Rising Trade Is Good News and Bad
Exports are headed up, but so are imports.
The improving appetite of both the U.S. and global economies is becoming evident. Trade statistics for February indicate increased demand for both U.S. imports and exports.
Recovering demand for motor fuel is driving up the price of imported crude oil. Rising imports of consumer goods suggest Americans are opening their wallets and purses wider. U.S. businesses are ramping up investment, drawing in foreign goods ranging from iron and steel products to finished computers. By the same token, foreign businesses are buying more U.S.-made capital goods, especially industrial engines and heavy machinery. And both imports and exports of autos and auto parts are on the rise, reflecting recovering intrafirm trade in the heavily integrated North American market.
With the U.S. recovery picking up speed, the demand for capital goods, oil, metals and other industrial inputs will increase in the coming months. We look for imports to climb 14% this year, after plunging 23% last year. At the same time, faster economic growth in Canada, Mexico and China will offset near-flat demand from the euro zone, Japan and the United Kingdom, pushing exports back into positive territory. Expect them to register a 14% increase in 2010, after falling by 15% in 2009. While exports and imports will grow at the same rate, the latter are growing from a much larger base. As a result, the net impact on U.S. economic growth will be a modest negative.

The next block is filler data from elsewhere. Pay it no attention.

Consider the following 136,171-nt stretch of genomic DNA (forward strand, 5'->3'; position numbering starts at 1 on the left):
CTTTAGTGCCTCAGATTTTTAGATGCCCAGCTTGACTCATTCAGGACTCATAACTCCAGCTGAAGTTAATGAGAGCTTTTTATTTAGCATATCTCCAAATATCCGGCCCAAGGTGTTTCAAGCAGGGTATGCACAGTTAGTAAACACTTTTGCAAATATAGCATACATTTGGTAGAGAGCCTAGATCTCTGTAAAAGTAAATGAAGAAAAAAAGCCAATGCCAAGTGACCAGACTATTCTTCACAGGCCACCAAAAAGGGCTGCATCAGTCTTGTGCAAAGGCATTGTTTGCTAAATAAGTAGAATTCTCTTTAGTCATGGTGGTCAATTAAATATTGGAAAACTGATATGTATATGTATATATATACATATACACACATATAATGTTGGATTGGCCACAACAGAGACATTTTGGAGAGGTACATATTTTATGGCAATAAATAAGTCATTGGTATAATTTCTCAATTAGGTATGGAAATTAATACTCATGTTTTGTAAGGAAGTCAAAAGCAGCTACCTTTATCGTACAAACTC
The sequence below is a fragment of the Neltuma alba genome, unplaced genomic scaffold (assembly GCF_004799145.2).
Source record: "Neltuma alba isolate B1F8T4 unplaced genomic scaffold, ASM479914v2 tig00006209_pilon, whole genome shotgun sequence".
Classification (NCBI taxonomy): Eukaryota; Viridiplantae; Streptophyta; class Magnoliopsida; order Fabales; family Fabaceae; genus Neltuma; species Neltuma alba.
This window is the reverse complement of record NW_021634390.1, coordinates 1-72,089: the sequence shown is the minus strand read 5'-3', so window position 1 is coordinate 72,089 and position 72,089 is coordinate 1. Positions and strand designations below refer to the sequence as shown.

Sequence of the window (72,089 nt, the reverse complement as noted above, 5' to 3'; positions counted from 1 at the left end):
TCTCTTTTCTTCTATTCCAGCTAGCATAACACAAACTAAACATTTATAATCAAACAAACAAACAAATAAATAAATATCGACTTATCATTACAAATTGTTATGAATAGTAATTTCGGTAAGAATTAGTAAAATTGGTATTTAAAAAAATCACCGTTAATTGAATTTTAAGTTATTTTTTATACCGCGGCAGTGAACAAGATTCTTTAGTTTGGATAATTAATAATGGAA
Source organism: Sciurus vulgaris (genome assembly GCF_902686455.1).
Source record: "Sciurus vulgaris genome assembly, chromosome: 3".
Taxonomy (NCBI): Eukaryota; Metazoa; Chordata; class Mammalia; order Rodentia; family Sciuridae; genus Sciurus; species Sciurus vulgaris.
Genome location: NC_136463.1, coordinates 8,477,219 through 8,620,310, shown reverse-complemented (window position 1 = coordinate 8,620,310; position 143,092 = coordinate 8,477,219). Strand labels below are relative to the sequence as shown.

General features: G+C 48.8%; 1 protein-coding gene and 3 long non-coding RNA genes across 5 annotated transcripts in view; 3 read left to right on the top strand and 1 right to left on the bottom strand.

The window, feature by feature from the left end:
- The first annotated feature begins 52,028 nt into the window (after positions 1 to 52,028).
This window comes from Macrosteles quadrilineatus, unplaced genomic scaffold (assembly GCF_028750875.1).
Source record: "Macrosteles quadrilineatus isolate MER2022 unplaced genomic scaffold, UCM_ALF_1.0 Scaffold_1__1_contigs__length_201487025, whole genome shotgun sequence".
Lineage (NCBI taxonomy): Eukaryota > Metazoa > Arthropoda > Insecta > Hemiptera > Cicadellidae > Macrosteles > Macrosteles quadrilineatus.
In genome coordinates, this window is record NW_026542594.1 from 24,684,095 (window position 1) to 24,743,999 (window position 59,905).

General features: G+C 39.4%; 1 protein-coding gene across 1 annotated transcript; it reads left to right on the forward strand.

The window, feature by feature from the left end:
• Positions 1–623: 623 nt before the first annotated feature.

The trade deficit will expand for the first time since 2006, widening to more than $430 billion in 2010, the equivalent of 2.9% of gross domestic product. That follows its sharpest annual contraction in 18 years and its lowest level relative to the U.S. economy since 1998. Preliminary estimates put the U.S. trade deficit for 2009 at roughly $379 billion, or 2.7% of GDP.
Gains in sales to emerging markets will exceed losses from developed markets, but just by a bit. While Canada and Japan will show steady growth, the U.K. and parts of the euro zone will be lucky if they avoid tipping back into recession. By contrast, the U.S.’ top emerging markets in Asia and in Latin America -- China, Brazil, India, Mexico and South Korea -- are all on track for strong recoveries.